- Heartland Weekly: How Republicans Can Cut Through the Obamacare Chaos - April 17, 2015
- Heartland Weekly: Climate Alarmists Rake in Millions to Scare the Public - April 14, 2015
- Heartland Weekly: Discrimination in Indiana – Private or Political? - April 6, 2015
We’ve got some good stuff for you this week, as always — in all six of our primary topic areas. Be sure to subscribe on iTunes for the latest in free-market policy. (Search for “Heartland Institute” in the iTunes store.)
ON HEALTH CARE: Republican presidential candidate Ron Paul was repeatedly singled out to defend his libertarian beliefs at the MSNBC/Politico debate at the Reagan Library on September 7. He had a great answer about the Food and Drug Administration — which has driven up the costs of drugs and not greatly improved drug safety. In fact, the FDA does more harm than good by keeping life-saving drugs off the market. Ben Domenech, managing editor of Health Care News, uses the exchange between Paul and NBC’s Brian Williams to discuss Heartland’s Free To Choose Medicine project. Listen Here.
ON EDUCATION: The school district that created its own voucher program using a charter school to administrate state funds has received financial help from a private foundation as the lawsuit against it heads for the Colorado Supreme Court. Ben DeGrow, senior education analyst at the Colorado-based Independence Institute, joins the podcast to talk about that district’s unusual focus on school choice and competition. Visit the Independence Institute’s DougCo Vouchers page for more information and the latest updates. Listen Here.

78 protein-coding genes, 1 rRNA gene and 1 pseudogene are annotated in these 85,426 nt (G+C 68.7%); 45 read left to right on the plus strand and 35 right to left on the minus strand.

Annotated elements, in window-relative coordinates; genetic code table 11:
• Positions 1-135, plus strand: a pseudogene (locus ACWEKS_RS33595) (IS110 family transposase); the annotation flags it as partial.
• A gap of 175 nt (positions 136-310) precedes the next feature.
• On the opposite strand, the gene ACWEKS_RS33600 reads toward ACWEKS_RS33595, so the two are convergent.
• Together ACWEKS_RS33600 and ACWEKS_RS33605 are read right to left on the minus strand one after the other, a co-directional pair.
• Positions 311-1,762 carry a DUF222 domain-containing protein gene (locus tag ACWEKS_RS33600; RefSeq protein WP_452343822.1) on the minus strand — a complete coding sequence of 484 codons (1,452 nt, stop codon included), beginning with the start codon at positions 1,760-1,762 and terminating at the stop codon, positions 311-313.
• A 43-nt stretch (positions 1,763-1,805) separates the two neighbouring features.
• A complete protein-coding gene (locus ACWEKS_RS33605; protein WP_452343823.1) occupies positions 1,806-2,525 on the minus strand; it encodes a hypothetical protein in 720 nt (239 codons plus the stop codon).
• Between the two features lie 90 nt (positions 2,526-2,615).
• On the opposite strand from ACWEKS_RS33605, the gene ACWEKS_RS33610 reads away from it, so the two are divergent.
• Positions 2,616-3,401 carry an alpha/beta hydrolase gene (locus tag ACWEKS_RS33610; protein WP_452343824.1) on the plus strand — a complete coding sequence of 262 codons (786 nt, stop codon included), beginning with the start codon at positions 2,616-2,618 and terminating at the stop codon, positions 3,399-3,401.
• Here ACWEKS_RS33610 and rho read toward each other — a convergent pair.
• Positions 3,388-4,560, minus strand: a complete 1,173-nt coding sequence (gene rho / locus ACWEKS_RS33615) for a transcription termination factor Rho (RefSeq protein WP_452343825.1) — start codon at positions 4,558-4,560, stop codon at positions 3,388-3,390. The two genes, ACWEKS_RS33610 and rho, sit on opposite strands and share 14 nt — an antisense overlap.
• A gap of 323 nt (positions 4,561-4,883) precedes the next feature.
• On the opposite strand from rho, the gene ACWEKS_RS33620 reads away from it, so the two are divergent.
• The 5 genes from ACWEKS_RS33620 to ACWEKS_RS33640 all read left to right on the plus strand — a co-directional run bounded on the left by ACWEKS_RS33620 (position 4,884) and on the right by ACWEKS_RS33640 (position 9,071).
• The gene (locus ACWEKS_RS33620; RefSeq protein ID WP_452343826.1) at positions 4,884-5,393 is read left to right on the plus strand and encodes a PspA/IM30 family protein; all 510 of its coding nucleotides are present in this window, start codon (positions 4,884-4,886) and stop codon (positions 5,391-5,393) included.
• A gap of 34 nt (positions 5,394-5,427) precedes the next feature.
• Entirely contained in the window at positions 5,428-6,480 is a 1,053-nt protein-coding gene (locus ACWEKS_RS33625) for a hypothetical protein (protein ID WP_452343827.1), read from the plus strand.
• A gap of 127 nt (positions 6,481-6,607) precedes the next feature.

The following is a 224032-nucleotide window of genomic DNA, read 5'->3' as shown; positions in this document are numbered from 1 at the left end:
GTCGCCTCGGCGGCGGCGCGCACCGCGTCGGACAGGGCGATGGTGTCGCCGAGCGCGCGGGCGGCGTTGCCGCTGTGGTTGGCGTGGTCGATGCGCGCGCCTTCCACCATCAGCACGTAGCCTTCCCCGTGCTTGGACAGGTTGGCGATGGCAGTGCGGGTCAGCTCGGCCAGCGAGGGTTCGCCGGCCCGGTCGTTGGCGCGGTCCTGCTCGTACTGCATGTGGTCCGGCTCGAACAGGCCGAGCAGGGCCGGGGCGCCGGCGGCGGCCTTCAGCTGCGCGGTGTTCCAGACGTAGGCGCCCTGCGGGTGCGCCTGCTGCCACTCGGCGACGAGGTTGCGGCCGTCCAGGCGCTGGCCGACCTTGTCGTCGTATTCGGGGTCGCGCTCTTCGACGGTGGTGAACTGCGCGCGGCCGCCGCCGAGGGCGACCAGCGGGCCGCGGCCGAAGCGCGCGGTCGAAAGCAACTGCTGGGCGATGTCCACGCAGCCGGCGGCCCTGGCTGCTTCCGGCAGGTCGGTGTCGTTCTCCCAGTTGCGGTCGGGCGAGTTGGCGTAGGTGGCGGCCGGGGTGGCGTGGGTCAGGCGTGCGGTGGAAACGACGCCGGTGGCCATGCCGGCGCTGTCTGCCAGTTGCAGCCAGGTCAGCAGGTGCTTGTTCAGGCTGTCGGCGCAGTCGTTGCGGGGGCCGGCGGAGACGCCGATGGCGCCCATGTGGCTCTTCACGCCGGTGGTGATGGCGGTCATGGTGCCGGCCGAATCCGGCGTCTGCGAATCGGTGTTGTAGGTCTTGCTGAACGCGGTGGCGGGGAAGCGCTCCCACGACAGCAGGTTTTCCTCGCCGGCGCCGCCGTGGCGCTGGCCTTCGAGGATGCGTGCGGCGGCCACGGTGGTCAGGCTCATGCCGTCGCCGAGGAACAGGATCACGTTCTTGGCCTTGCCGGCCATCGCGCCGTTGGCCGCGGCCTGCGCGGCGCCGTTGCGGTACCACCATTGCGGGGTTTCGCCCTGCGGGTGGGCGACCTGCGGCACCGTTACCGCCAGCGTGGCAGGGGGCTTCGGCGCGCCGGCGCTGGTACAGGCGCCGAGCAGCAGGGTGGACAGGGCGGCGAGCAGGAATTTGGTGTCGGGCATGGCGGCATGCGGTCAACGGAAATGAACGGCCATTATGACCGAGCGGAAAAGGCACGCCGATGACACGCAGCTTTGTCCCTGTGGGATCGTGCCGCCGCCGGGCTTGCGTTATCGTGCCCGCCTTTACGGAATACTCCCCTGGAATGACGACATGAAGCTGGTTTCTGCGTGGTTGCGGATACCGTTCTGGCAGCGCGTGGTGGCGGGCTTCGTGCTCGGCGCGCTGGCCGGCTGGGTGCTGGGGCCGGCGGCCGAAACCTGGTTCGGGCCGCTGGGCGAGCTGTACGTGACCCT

ON TECH: Marc Oestreich, legislative analyst for The Heartland Institute, speaks with Infotech & Telecom News Managing Editor Bruce Edward Walker regarding the Federal Communications Commission’s fundamentally flawed e-Rate program. Listen Here.
ON BUDGET: Jack McHugh of the Mackinac Center for Public Policy discusses his latest essay, which argues the massive increases in government spending and borrowing won’t work because they never have worked. They’re done to benefit politicians, not the people the politicians say they represent. Listen Here.